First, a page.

CD Review of Greatest Hits by New Kids on the Block
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New Kids on the Block:
Greatest Hits

Reviewed by Mojo Flucke, PhD


n the surface, New Kids on the Block were simply boy-band mastermind Maurice Starr's talentless white version of New Edition, the marginally talented bubblegum pop outfit that launched the careers of Bobby Brown, Ralph Tresvant, Johnny Gill, and the trio that later went on to success as Bell Biv Devoe, as well as their producers, Jimmy Jam & Terry Lewis of the Time. But when one examines the band's output more closely -- with the added benefit of two decades' worth of introspective reflection -- New Kids turn out to be even less significant than that.

Both New Kids and New Edition hailed from Boston, and both groups sang vapid songs that -- had there been something other than cardboard cutouts of actual talented musicians in either group -- could have had the pop staying power of the Jackson 5's early hits, such as "ABC," "I'll Be There," and "I Want You Back," which still sound beautifully superb and energized still today, on the 10,000th listen. But no, New Kids delivered such forgettable hits as "Step By Step," "I'll Be Loving You (Forever)," and "Hangin’ Tough." The group's cheesy fake hip-hop and soul was enough to drive many a college student away from pop radio for good, although this particular critic, ears maimed by the New Kids, stayed in the ring for one more round until Boyz II Men delivered the knockout blow.

Thanks to Legacy's dusting off the New Kids archives in time for a reunion tour, 2008 brings these songs briefly out of the pop dumpster and gives us a fresh opportunity to give them a fair shake. For the most part, the label propaganda and blog coverage of the band this time around seem pretty fair, with a little wink-and-nod rewriting of history, as in: no one's claiming they were anything more than fodder for a marketing machine that created 140 New Kids products and a television cartoon series, and no one's calling Jordan Knight some sort of pioneer of bad falsetto singing, even though one might claim he was. Of course, that would start a turf war with the DeBarge and Shalamar fan clubs.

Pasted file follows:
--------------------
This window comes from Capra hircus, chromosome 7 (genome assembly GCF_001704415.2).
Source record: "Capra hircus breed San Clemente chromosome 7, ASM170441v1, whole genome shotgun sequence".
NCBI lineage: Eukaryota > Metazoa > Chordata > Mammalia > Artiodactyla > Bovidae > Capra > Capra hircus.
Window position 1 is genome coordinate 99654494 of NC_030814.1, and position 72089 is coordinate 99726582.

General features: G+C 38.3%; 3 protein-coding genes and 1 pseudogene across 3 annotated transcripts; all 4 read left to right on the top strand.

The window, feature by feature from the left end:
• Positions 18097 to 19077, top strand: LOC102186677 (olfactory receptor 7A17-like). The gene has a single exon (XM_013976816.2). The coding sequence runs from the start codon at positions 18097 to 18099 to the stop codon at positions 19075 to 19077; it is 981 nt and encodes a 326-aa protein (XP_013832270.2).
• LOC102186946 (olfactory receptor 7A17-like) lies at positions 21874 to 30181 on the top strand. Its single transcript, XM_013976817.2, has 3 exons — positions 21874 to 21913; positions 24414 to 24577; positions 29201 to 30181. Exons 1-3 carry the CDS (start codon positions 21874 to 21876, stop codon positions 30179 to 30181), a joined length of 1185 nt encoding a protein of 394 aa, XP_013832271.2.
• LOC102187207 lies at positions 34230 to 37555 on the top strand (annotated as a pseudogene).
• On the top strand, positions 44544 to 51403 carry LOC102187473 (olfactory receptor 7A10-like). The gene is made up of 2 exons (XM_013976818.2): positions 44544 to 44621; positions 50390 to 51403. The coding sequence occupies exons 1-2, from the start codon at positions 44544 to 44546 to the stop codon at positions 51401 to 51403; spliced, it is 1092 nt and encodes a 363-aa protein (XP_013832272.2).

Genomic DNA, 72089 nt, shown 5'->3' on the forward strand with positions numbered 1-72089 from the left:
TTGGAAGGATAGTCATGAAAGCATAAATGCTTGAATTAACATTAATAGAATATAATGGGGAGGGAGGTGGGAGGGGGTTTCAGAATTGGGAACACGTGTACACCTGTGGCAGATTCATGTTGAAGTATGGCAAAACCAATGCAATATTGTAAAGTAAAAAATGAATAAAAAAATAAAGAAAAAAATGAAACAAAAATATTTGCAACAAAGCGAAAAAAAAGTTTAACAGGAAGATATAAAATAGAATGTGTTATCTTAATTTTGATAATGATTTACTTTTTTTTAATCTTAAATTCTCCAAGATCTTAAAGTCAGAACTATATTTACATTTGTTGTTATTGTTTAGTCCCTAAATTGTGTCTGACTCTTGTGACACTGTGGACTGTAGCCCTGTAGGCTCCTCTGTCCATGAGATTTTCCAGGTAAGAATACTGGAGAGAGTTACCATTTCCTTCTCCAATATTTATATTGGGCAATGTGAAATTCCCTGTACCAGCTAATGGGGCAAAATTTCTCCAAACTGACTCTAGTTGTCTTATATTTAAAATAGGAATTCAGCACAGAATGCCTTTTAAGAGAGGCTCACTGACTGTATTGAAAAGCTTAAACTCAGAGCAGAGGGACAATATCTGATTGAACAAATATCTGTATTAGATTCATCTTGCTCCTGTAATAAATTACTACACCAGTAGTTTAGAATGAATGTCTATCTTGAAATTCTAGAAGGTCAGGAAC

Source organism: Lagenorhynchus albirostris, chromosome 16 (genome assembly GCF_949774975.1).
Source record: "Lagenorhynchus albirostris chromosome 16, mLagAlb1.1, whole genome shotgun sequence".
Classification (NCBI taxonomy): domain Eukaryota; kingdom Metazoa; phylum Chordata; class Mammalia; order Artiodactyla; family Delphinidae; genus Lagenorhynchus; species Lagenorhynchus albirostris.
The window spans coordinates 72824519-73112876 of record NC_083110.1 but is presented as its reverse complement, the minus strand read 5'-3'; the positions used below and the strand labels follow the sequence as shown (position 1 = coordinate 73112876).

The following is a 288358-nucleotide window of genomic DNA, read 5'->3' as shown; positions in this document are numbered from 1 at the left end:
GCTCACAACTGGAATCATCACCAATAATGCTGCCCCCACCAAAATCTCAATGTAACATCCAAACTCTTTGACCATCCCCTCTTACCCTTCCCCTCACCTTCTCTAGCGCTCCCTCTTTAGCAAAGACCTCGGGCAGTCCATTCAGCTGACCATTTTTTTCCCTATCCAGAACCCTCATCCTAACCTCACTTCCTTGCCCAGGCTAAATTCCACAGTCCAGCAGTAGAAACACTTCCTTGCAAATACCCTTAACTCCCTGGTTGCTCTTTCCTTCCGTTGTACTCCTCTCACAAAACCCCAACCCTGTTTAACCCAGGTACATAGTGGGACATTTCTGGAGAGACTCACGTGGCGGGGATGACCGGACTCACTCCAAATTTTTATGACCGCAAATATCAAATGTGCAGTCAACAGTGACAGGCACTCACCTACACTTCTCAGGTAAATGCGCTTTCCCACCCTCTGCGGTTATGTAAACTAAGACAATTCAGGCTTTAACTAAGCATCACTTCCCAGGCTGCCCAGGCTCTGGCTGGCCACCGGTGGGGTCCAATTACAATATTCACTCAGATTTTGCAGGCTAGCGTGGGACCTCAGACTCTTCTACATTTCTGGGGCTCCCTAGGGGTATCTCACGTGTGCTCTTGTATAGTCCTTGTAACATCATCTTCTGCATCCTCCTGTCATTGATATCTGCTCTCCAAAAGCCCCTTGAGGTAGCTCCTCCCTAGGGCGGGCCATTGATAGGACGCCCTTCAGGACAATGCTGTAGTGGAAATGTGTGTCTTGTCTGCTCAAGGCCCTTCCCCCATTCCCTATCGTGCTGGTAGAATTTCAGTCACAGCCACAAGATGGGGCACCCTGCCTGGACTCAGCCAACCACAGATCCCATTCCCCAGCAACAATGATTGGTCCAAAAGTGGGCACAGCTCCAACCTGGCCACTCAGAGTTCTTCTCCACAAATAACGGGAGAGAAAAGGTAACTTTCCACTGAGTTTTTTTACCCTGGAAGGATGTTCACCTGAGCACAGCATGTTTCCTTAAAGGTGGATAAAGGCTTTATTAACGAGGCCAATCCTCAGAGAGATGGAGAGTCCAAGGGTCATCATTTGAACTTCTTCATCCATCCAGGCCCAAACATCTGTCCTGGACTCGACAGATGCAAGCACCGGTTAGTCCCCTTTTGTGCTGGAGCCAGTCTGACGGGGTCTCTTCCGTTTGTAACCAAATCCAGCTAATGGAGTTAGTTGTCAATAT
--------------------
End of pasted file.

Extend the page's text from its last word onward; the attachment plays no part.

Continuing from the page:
New Kids on the Block

There's one bone to pick with the New Kids' official history, however: The label claims the group's five original members are back together for a reunion, which is only sort of true. They seem to gloss over the fact that now-famous actor Mark Wahlberg originally was in the band with bro Donnie. Of course, he bailed before the first record to launch his Marky Mark and the Funky Bunch hip-hop group because even he as an early teen thought that New Kids' tuneage sucked. That turned out to be a good call, because he got out soon enough to be the only one to have a post-Kids career of note.

Listening to these tracks anew prompts me to ask the same question the immortal Clara Peller often repeated in Wendy's commercials: Where's the beef? In a word, nowhere. And that's the issue: Here and there, there's a nice little touch, like the Beatlesque, Britpoppy "Tonight," in which the Kids rise to the level of a third-rate Oasis. Or even "The Right Stuff," the megahit single that's actually a pretty solid example of the Minneapolis funk of Prince and the Time (which some bloggers argue isn't a coincidence, saying New Kids and Starr straight up ripped off a Time groove for that song).

For the most part, this platter reminds us of a dark time for music, with "Hangin' Tough" and its claims of New Kids toughness emitting the most putrid fake-pop stench of them all. It's clear, with 20-20 hindsight, that New Kids was only a marketing scheme, one which sucked up hundreds of millions of dollars that could have been better spent on developing worthwhile, innovative artists. The only good thing you can say about New Kids, really, is that the band hastened the rise of Seattle grunge and indie rock, prompting more and more music fans to comb the corners of their local mom-and-pop record stores for rock, folk, jazz, blues -- anything but this New Kids crap. Now that they're back, you can expect nothing more than a bunch of empty stadiums – because really, who in their right mind would pay good money to hear a bunch of 40-year-olds sing elementary-school ballads? The same folks that would spend $100 a seat for Miley Cyrus? $200 for the Stones? $300 for Sting? Er, you got me there. Pardon me while I go slit my wrists.

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